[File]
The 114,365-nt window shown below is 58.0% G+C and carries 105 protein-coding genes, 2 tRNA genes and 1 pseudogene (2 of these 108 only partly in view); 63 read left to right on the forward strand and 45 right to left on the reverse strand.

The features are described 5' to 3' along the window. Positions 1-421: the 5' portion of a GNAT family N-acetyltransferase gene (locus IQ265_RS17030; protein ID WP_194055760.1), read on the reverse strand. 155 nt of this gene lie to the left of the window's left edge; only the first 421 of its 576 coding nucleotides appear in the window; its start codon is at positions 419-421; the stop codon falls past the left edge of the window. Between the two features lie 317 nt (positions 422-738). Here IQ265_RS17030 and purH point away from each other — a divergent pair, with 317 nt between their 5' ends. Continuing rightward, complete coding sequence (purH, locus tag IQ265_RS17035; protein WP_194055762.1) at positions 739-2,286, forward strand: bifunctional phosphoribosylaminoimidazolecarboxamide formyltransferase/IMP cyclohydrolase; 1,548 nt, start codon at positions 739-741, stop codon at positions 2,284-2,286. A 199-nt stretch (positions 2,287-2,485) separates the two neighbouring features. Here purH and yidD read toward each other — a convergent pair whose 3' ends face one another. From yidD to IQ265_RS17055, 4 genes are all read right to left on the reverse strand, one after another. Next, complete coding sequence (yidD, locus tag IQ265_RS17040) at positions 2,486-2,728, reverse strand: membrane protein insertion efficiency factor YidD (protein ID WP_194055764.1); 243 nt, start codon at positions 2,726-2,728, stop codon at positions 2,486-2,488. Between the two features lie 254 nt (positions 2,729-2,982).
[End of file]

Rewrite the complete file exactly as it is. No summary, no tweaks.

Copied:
The 114,365-nt window shown below is 58.0% G+C and carries 105 protein-coding genes, 2 tRNA genes and 1 pseudogene (2 of these 108 only partly in view); 63 read left to right on the forward strand and 45 right to left on the reverse strand.

The features are described 5' to 3' along the window. Positions 1-421: the 5' portion of a GNAT family N-acetyltransferase gene (locus IQ265_RS17030; protein ID WP_194055760.1), read on the reverse strand. 155 nt of this gene lie to the left of the window's left edge; only the first 421 of its 576 coding nucleotides appear in the window; its start codon is at positions 419-421; the stop codon falls past the left edge of the window. Between the two features lie 317 nt (positions 422-738). Here IQ265_RS17030 and purH point away from each other — a divergent pair, with 317 nt between their 5' ends. Continuing rightward, complete coding sequence (purH, locus tag IQ265_RS17035; protein WP_194055762.1) at positions 739-2,286, forward strand: bifunctional phosphoribosylaminoimidazolecarboxamide formyltransferase/IMP cyclohydrolase; 1,548 nt, start codon at positions 739-741, stop codon at positions 2,284-2,286. A 199-nt stretch (positions 2,287-2,485) separates the two neighbouring features. Here purH and yidD read toward each other — a convergent pair whose 3' ends face one another. From yidD to IQ265_RS17055, 4 genes are all read right to left on the reverse strand, one after another. Next, complete coding sequence (yidD, locus tag IQ265_RS17040) at positions 2,486-2,728, reverse strand: membrane protein insertion efficiency factor YidD (protein ID WP_194055764.1); 243 nt, start codon at positions 2,726-2,728, stop codon at positions 2,486-2,488. Between the two features lie 254 nt (positions 2,729-2,982).